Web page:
USPS Awarded Donkey Of The Day For Losing Lottery Ticket Forcing Florida Woman To Forfeit Prize

USPS Awarded Donkey Of The Day For Losing Lottery Ticket Forcing Florida Woman To Forfeit Prize

Sue Burgess was overjoyed to learn last month that she won $1,000 in a Second Chance Lottery drawing. But that joy quickly disappeared when, weeks later, the Florida Lottery informed her she’ll have to forfeit the prize, and her winnings will go to an alternate winner.

That’s because the U.S. Postal Service did not deliver the ticket to lottery headquarters in Tallahassee, even though Burgess sent the package through certified mail.

A second chance lottery winner has a limited window of time in which to turn in a ticket to claim winnings. Burgess turned to Better Call Behnken for answers about where her ticket went.

Because of the pandemic, all local lottery offices were closed after Burgess won on July 29. So, in order to claim her prize, Burgess followed the Florida Lottery’s instructions and sent in her ticket through certified mail through the U.S. Postal Service. (She could have also dropped the ticket in a dropbox at a local office, but she felt certified mail would be safer.)

Tracking information shows the ticket arrived at 7:12 a.m. on Aug. 12 at a Tallahassee post office, but the journey ended there. The online postal service tracking shows the ticket was never delivered to the lottery office, as required to claim a prize.

“They said, ‘no ticket, not prize,” Burgess recalls being told when she called to inquire about the missing ticket.

Unlike other lottery games, the Florida Lottery has records of all Second Chance winners because players register their tickets and contact information. Burgess was notified that she was winner when a lottery employee called her with the good news.

Typically, lotto winners of more than $600 can submit winning tickets in person at their local lottery office. But because of COVID-19, offices were closed to the public. Burgess says she was told she could send the ticket via certified mail or leave the ticket in a dropbox at a local lottery office.

Burgess said there was a one-week time frame to submit the ticket, but she missed an email about being a winner and by the time the office called her, she had days to get the ticket post marked, so she chose certified mail.

“That’s why you chose certified mail,” Burgess said. “With Covid, I understand the mail is a little bit slow. But for safety sake, certified mail usually has priority.”

A spokesperson for the Florida Lottery emailed Investigative Reporter Shannon Behnken that the “Burgess’ claim was never received by the Florida Lottery.” The email cited the tracking information found on the postal service showing the package is still “in transit, so it was not delivered.”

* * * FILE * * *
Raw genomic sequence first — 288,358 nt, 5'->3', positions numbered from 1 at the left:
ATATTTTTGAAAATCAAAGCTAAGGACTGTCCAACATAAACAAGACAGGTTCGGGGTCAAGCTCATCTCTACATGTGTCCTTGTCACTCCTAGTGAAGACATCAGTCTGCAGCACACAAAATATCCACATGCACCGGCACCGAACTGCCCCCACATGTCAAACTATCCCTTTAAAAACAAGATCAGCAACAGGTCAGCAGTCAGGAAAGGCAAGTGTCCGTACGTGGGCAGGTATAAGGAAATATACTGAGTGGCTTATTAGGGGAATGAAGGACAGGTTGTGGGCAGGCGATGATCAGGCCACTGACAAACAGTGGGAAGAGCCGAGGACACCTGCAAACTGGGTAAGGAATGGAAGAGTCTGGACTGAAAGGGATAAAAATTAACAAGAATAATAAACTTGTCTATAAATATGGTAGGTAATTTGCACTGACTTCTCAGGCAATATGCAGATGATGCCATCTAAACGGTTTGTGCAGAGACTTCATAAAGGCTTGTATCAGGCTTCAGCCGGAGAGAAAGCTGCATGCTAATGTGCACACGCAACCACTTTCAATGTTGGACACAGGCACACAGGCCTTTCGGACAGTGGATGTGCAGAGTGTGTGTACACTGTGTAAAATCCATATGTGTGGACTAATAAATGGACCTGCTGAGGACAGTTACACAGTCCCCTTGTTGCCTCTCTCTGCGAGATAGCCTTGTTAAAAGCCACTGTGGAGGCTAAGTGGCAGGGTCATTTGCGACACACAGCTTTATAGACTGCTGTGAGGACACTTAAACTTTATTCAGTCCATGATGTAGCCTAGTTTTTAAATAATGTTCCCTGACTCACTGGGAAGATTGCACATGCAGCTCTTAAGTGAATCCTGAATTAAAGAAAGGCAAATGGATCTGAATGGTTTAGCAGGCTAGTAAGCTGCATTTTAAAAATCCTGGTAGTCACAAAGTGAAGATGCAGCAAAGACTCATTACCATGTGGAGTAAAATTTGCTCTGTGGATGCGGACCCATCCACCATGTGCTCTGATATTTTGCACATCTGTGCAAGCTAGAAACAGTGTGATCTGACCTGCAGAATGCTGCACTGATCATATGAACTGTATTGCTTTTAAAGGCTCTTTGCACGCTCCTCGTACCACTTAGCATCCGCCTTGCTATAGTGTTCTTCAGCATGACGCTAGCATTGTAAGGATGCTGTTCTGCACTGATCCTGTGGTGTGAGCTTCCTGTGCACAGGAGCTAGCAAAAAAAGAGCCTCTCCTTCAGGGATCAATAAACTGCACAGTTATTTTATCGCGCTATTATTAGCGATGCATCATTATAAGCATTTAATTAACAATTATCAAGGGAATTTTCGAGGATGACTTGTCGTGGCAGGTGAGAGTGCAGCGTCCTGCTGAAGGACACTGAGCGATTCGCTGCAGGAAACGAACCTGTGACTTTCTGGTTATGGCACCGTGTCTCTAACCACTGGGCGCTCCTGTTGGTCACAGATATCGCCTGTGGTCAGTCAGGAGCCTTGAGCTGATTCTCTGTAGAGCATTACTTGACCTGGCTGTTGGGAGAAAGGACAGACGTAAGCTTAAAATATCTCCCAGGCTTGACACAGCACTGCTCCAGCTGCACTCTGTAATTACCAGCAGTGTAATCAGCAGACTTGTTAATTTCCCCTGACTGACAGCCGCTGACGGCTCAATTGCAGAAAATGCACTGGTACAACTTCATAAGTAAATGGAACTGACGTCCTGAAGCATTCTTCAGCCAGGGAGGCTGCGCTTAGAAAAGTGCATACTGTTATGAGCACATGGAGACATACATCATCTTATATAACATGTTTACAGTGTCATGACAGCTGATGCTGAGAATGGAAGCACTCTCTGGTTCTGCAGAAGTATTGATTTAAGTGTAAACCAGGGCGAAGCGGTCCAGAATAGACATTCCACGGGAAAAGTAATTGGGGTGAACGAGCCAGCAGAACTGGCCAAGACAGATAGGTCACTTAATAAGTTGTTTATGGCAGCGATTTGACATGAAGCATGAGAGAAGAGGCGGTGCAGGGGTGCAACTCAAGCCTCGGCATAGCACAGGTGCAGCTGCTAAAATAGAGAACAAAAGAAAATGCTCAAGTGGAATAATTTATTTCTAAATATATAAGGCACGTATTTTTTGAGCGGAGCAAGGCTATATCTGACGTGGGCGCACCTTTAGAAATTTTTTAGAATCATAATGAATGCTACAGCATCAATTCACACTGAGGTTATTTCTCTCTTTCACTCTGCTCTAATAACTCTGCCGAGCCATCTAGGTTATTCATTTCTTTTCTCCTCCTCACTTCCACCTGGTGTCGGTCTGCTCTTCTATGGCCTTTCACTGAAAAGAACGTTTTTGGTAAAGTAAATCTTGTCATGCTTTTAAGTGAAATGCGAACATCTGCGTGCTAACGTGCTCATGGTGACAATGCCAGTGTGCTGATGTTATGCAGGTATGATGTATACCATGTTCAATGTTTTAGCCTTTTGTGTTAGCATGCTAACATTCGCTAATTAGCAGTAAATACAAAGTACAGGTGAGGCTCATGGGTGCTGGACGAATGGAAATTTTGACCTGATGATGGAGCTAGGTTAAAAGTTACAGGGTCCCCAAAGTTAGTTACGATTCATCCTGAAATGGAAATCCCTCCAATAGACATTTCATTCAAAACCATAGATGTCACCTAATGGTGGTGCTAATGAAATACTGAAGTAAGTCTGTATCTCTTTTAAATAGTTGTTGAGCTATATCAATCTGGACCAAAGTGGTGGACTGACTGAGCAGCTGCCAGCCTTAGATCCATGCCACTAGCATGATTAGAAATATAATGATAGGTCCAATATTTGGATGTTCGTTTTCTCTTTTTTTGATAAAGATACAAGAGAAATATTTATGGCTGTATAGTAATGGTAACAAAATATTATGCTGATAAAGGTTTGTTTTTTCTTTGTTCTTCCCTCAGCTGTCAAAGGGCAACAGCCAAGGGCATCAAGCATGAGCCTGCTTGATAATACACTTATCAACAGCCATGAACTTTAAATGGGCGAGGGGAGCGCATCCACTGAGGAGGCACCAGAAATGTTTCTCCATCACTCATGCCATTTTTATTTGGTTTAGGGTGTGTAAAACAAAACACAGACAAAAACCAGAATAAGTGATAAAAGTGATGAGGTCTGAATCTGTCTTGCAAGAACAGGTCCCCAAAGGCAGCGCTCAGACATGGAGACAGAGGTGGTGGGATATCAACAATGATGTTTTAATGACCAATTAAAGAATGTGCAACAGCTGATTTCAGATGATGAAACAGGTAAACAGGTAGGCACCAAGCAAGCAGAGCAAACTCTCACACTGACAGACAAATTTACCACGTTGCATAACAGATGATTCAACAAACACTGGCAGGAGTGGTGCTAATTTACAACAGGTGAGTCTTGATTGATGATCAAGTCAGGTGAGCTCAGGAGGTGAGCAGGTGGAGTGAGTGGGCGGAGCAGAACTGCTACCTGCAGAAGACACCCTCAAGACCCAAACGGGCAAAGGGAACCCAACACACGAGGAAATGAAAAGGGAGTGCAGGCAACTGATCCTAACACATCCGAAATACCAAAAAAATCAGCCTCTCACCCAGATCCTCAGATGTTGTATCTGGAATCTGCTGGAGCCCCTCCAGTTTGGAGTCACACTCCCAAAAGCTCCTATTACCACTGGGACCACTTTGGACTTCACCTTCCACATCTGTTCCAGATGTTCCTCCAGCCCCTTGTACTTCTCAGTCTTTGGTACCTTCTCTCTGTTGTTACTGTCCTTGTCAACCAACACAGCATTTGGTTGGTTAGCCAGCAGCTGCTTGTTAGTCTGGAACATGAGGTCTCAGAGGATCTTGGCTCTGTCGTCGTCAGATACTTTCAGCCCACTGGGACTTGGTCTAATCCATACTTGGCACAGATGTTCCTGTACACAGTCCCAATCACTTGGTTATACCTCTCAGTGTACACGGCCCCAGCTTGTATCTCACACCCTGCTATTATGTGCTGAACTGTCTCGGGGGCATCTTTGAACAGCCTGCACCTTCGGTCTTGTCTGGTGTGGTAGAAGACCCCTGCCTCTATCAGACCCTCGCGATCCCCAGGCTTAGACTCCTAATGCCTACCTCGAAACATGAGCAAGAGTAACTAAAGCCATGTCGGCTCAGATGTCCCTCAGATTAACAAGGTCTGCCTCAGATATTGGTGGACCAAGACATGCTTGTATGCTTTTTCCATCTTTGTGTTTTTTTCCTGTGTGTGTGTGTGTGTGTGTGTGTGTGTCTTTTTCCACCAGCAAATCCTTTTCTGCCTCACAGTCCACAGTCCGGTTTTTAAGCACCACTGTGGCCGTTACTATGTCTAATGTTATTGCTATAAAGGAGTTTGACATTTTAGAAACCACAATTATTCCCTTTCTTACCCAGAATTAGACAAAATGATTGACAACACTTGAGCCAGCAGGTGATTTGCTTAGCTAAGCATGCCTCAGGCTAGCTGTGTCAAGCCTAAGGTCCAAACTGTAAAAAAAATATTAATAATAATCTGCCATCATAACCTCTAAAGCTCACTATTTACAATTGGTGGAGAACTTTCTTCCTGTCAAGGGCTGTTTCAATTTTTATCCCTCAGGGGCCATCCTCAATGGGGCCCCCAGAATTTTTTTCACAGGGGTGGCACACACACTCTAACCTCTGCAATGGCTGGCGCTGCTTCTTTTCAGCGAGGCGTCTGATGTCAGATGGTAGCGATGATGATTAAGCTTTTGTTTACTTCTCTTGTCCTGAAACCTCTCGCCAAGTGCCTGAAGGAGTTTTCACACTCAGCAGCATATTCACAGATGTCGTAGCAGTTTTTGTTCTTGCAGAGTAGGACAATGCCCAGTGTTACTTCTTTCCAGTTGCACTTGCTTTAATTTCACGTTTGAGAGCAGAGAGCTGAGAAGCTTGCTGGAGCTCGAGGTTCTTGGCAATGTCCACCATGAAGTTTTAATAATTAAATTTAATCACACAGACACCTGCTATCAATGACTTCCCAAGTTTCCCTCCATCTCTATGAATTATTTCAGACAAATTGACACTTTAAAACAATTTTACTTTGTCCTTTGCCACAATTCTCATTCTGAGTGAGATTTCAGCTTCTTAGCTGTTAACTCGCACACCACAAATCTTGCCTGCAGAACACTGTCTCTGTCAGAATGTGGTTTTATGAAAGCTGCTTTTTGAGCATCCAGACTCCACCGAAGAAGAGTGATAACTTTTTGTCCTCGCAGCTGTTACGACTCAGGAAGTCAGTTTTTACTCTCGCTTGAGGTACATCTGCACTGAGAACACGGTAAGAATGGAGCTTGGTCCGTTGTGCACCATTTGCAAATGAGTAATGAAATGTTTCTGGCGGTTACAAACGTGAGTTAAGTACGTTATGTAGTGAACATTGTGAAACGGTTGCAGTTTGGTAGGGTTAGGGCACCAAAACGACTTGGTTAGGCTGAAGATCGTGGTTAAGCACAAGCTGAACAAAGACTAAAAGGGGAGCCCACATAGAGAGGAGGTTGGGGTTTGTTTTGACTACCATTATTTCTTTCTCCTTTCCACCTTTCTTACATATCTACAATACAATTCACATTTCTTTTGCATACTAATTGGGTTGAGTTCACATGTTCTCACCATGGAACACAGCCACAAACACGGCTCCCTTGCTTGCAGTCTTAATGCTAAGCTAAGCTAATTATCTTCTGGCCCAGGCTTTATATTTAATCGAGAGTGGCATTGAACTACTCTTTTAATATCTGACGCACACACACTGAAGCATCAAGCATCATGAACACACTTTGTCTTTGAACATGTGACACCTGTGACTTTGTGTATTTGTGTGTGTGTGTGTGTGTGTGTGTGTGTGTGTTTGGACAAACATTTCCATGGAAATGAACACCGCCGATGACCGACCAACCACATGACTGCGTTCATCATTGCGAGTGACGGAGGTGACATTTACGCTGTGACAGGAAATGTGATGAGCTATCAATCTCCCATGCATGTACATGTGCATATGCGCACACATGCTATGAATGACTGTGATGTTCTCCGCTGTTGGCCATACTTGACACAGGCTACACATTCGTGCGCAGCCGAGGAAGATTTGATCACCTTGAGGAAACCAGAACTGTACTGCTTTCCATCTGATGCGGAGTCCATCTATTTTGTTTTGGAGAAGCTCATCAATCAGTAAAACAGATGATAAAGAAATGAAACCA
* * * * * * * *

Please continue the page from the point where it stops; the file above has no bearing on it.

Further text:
The claims processing department urged Burgess to contact USPS for more information on what happened to her package. A postal service spokesman says the post office is investigating but does not yet know what happened to the package.

The Postal Service sent this statement:

The Postal Service strives to always provide the best possible service to our customers. We apologize to this specific customer for any inconvenience they may have experienced.

In this specific instance, we are continuing to work with the lottery office to confirm receipt of the mailpiece.

A spokeswoman for the Florida Lottery said this is an unusual situation and agreed to bend – a little – saying the lottery is not responsible for mistakes made by the postal service but that if this package shows up postmarked by the original deadline, the lottery will pay Burgess her $1,000.

Burgess worries that will never happen since it has already been six weeks since the package arrived at the Tallahassee post office.

The Lottery sent a statement that said, in part:

Ms. Burgess’ situation is an unusual circumstance and, to our knowledge, no other winner has experienced a similar issue.

Because the Lottery did not receive Ms. Burgess’ ticket within the seven-day claim period, an alternate winner was selected and paid. However, if Ms. Burgess’ package arrives at Florida Lottery Headquarters with a date stamp prior to the original expiration date, our Claims Processing department will process and pay her claim.

If you have a winning lottery ticket, you have more options to turn it now. Local offices are now open, but only by appointment.

[via WFLA]